A fan of the cinema and contemporary history, Livio Lodi began
his adventure with Ducati in far off 1987 as a worker, assembling motorcycles on the production line.  Tied to Ducati and Borgo Panigale by a strong family connection, over the years he has become the Bolognese manufacturer’s historical export, a true “archaeologist” of Ducati history.


After previous experience as a designer for the Ceccato and Mondial, in 1954 Fabio Taglioni decides to work exclusively for Ducati. From that moment on, until his retirement in 1984, the lughese engineer developed over a thousand projects, creating, among others, the three bench marks of Ducati’s present technical philosophy: the desmodromic system, the twin cylinder engine and the trellis frame.


Norina Taglioni (wife of Fabio Taglioni) shared sixty years of her life with the engineer who literally transformed Ducati. With a slight frame but strong personality, she was Taglioni’s shadow during his whole career at the company. Her excellent memory has allowed us to relive the most significant moments that led to Taglioni becoming
a motorcycling myth.


Giuliano Maoggi, pleasant Florentine rider, is one of the myths of Ducati history and today, still takes part in commemorations of historical races, notwithstanding his over eighty years of age. Official Ducati rider in 1955 and 1956 and winner of the 1956 Motogiro D’Italia, he was one of the team’s aces that routed the competition in the Gran Fondo races, seated upon the “Marianna” that Taglioni developed specifically for riders like him.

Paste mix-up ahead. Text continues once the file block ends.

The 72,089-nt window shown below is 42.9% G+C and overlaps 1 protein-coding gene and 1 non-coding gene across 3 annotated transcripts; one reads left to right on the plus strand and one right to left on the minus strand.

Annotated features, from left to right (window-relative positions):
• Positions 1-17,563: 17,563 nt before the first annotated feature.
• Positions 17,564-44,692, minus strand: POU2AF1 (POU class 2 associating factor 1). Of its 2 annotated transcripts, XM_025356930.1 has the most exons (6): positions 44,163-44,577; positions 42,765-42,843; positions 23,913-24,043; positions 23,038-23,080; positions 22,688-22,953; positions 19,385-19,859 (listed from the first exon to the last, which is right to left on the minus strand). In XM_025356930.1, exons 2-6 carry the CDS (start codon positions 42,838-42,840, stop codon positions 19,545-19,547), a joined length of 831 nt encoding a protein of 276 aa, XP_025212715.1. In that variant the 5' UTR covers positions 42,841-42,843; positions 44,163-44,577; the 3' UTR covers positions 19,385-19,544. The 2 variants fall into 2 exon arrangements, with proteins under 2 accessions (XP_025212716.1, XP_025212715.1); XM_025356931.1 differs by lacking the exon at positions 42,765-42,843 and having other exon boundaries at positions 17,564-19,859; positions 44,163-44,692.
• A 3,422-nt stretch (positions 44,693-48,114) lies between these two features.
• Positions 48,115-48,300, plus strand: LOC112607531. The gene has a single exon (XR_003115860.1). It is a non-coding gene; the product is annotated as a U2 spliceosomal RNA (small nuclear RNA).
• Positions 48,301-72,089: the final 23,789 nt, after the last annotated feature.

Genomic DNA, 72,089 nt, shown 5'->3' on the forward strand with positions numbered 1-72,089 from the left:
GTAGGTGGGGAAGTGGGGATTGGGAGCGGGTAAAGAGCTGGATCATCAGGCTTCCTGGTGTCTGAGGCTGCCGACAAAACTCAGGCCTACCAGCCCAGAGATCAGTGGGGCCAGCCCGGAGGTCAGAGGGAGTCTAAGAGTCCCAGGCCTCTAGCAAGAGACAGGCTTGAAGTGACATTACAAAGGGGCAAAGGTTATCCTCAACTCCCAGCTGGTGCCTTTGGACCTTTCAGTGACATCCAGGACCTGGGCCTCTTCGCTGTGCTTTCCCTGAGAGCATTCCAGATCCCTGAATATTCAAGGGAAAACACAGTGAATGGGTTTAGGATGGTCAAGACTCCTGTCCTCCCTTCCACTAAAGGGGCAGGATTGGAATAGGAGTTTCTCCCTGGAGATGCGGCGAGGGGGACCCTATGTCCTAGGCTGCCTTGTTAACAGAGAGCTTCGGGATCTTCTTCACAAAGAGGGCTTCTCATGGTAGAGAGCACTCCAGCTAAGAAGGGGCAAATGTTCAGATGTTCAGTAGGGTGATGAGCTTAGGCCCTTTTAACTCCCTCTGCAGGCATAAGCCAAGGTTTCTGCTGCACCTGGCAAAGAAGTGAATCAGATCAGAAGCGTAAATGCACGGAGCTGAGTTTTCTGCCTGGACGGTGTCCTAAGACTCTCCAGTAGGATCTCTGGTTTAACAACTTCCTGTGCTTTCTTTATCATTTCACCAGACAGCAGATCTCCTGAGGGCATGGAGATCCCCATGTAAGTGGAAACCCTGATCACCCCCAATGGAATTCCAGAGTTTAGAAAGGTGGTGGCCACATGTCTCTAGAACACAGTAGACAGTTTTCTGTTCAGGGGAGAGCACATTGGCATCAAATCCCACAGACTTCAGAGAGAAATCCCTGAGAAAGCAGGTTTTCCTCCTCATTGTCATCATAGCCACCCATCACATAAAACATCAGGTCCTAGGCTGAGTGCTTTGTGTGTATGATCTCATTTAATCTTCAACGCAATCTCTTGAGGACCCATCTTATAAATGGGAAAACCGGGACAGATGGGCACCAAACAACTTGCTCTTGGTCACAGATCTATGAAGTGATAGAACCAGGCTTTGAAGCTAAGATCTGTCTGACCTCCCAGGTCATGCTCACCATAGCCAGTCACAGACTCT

The figure of Franco Farnè is closely tied to the history of Ducati and that of Fabio Taglioni. Entering the company in 1951, taking the place of his mother, Farnè was from the outset a courageous rider on both road and track before becoming the undisputed head mechanic from 1959 to 1999. The authentic arm of the “Taglioni mind”, at his side, dozens of riders began careers that then became important chapters in the history of competition.

Mario Recchia came to Ducati in 1943. Immediately after the war he began work as a mechanic and test rider for the first Cucciolo examples, also gaining the first victories in competitions for the new micromotors. He was also one of Ducati’s best mechanic-riders, taking part in the “Marianna“, the Motogiro d’Italia and the Milano-Taranto between 1955 and 1957.
Winner of the first running of the Motogiro d’Italia in 1953 and Ducati rider from 1955 to 1957, he used his experience not only on the first “Mariannas”, but was one of the technicians that, together with Taglioni, developed the first Grand Prix bikes equipped with the desmodromic system. With his career over after an accident, together with Giorgio Monetti, he was the promoter of the 1957 round the world project seated on a Ducati and, later, founded the Italjet motorcycle company.
Head of Ducati foreign sales during the 50s, this is the man who introduced Mike Hailwood to Ducati. Friend and adventure companion of Leopoldo Tartarini, the two courageous riders travelled the globe’s most impassable roads during the round the world, aboard two Ducati 175s.  The round the world lasted twelve months and became one of the most significant promotional tools for the Borgo Panigale manufacturer, allowing Ducati bikes to also be appreciated on overseas markets.